The United Nations rotates where the COP will be held every year through its regions (Africa, Asia-Pacific, Eastern Europe, Latin America and the Caribbean, and Western Europe). The United Arab Emirates made a bid to host, and the other countries in the Asia-Pacific group supported it. The U.A.E. subsequently appointed Sultan Al Jaber, the head of its state-owned oil company, as president of the climate summit.

More than 36,000 delegates — which include negotiators, observers and the media — are expected to attend the event, according to the United Nations climate body. The Emirates presidency said it expected about 70,000 to attend events.

Hundreds of world leaders have said they will be there, including King Charles III and Pope Francis. But the White House has not said whether President Biden will attend. President Xi Jinping of China also has not announced whether he will attend.

The Israel-Hamas war, and, to a lesser extent, Russia’s ongoing war against Ukraine, have certainly diverted attention away from the climate talks. The conflicts have also weakened the prospect that wealthy countries will deliver on climate finance promises for poor nations, as many industrialized countries are giving emergency aid to Israel, Gaza and Ukraine.

The Israel-Hamas war has prompted Israel to curtail its participation at COP28. Israel had planned to send a delegation of about 1,000 people, both to celebrate the Abraham Accords normalizing the relationship between Israel and the Emirates, and to showcase Israeli renewable energy companies.

Maya Kadosh, Israel’s national coordinator for COP28, declined to give a precise number but said that, instead of hundreds of Israeli representatives, there would be dozens.

“It’s not going to be the COP that we hoped for,” Ms. Kodesh said. Still, she said, there will be an Israeli pavilion in the blue zone. Instead of bringing 30 Israeli clean energy companies, she said the government aimed to bring five Gaza-based companies for which is it providing funding.

“It is very important for us to be there,” Ms. Kadosh said. “First, to be part of the international agenda. And also, I think if we wouldn’t come, it would be another win for our enemies.”

The United Arab Emirates has said it would allow environmental activists to “make their voices heard” and peacefully assemble at COP28.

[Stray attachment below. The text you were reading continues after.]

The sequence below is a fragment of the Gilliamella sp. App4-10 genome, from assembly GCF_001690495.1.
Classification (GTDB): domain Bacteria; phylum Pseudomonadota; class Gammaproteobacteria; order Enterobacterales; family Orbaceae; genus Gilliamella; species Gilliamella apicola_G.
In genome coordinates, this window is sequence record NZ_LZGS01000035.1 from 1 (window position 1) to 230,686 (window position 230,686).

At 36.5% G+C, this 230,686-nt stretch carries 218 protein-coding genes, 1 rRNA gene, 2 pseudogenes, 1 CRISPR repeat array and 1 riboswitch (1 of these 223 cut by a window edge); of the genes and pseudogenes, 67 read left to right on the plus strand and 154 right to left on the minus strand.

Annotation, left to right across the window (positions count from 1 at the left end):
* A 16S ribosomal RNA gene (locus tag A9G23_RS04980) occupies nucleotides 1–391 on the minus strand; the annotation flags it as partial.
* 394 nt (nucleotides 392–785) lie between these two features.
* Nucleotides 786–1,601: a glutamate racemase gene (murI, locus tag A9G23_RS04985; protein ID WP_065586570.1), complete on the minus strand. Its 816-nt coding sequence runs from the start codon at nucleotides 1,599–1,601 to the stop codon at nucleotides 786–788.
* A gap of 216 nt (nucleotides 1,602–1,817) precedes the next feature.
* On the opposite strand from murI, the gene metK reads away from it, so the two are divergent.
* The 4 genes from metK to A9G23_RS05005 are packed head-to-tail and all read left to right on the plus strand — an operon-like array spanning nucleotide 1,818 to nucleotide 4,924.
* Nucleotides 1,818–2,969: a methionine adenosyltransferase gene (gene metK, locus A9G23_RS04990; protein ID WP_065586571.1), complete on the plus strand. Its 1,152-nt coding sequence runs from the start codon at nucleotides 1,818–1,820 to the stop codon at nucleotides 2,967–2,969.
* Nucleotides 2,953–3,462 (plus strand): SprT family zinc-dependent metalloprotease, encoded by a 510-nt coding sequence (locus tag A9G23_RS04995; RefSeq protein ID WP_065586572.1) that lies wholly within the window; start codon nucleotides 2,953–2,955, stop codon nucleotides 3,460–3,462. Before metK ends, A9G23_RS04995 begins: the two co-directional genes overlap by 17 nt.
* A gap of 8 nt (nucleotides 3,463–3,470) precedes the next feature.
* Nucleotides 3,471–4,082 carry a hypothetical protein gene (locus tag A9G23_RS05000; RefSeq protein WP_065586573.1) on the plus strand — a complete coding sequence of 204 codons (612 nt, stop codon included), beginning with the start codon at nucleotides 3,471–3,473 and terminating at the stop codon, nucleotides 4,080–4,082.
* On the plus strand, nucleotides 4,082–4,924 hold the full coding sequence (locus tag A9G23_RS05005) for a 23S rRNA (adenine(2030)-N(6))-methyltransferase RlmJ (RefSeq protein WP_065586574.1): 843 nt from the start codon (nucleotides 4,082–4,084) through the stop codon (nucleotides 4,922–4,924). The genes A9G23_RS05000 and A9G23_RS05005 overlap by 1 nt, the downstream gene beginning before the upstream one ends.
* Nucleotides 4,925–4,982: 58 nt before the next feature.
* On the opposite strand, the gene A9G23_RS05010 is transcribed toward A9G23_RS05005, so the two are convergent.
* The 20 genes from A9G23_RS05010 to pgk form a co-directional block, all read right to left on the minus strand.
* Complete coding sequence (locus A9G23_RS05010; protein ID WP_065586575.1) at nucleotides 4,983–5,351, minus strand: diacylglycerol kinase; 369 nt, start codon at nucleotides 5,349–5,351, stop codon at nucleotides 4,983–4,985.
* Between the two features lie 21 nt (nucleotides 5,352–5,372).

That was before the Oct. 7 massacre by Hamas and Israel’s subsequent airstrikes and invasion into Gaza, which have sparked emotional protests on both sides of the conflict. While the Emirates has privately assured several national delegations that they will be safe at the summit, they have offered no public updates about demonstrations.

The Voices for Action hub, located in the Green Zone, next to Mobility entrance, will be the space available for climate activists to hold demonstrations, the COP presidency has said.

The first COP took place in Berlin in 1995 after a critical mass of nations ratified the climate convention. It was a milestone and set the stage two years later for the Kyoto Protocol, which at the time was a landmark global climate agreement.

But the Kyoto Protocol required only wealthy, industrialized nations to curb emissions while developing countries — including major emerging economies like China, India and Brazil — would have reduced emissions voluntarily.

The United States Senate unanimously opposed it and so did President George W. Bush, setting in motion nearly two decades of wrangling over which nations bear the most responsibility for tackling climate change. In 2014 the United States and China broke the impasse by agreeing to take steps to tackle global warming. That helped lead 200 countries one year later to sign the groundbreaking Paris climate agreement. For the first time, rich and poor countries agreed to act, albeit at different paces, to tackle climate change.

The United States withdrew from the Paris accord under President Donald J. Trump but rejoined under President Biden.

Although leaders made big promises in Paris, countries have not taken enough actions to stave off the worst effects of climate change. Scientists, activists and many world leaders agree that more ambition is needed — perhaps this year even a pledge to phase out fossil fuels — even as countries start to make good on their plans to cut emissions.